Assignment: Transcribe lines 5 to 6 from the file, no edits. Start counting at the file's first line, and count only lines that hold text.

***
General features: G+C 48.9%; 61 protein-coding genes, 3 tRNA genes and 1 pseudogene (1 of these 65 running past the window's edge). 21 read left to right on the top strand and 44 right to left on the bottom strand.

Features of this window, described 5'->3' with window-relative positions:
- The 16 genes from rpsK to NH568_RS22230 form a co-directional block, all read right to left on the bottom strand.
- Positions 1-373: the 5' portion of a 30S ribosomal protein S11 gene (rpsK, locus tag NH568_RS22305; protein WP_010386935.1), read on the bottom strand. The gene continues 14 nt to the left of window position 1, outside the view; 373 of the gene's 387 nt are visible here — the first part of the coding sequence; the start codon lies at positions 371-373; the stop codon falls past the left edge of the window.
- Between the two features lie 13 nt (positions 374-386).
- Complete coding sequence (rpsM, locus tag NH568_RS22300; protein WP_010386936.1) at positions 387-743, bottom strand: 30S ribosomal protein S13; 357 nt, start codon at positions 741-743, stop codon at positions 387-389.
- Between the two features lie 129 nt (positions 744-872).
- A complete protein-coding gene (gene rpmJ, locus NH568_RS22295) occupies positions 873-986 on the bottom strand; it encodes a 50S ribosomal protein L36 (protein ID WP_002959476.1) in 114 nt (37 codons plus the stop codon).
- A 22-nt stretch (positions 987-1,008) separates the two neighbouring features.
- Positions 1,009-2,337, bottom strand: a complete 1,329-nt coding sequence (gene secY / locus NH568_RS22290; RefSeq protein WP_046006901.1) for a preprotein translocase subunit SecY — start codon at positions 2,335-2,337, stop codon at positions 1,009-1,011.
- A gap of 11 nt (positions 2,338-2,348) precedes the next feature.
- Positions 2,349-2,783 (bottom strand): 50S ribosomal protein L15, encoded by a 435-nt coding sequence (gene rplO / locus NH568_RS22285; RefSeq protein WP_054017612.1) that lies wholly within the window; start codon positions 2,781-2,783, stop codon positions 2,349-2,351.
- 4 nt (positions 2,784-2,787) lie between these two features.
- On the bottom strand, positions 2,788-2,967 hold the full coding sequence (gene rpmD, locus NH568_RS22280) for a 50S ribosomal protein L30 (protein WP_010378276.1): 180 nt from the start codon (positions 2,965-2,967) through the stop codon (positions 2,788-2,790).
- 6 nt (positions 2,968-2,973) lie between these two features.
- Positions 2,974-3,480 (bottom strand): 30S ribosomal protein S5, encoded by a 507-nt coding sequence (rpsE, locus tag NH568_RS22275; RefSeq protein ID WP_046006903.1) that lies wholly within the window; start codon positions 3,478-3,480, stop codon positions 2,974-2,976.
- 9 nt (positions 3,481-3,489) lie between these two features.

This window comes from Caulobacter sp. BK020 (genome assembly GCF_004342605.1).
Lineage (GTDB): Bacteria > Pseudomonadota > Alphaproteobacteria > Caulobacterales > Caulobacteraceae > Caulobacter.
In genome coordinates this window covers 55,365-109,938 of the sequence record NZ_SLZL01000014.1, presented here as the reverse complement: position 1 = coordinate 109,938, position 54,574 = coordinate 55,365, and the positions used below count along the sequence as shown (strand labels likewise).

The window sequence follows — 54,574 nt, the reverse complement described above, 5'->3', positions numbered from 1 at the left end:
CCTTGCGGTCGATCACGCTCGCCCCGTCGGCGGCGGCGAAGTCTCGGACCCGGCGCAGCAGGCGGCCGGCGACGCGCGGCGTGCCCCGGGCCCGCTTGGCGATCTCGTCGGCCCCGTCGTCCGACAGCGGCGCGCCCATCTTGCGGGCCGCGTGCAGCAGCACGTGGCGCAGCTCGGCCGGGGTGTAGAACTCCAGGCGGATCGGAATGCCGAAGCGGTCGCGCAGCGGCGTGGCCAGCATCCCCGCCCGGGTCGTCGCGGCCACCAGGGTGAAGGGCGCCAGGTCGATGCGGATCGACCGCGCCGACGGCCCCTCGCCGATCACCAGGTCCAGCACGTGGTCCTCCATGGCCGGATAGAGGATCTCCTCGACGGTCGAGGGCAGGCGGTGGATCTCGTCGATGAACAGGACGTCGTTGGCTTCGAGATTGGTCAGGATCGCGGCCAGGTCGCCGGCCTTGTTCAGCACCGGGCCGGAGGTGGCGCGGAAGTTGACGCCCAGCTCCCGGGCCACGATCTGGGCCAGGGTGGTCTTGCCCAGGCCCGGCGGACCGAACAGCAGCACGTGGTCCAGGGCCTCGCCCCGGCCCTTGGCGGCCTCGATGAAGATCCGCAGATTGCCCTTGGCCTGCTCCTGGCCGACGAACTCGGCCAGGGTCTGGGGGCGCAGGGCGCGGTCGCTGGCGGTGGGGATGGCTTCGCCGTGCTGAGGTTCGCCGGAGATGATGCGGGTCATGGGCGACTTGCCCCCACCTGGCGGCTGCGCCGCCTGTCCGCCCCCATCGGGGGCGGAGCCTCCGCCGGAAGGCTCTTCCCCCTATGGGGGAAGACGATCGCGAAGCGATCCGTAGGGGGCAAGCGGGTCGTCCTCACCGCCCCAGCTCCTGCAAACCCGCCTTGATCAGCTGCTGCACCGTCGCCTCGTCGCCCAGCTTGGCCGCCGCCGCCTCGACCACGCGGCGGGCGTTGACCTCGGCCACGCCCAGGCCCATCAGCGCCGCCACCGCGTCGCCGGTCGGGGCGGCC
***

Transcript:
- Between the two features lie 13 nt (positions 374-386).
- Complete coding sequence (rpsM, locus tag NH568_RS22300; protein WP_010386936.1) at positions 387-743, bottom strand: 30S ribosomal protein S13; 357 nt, start codon at positions 741-743, stop codon at positions 387-389.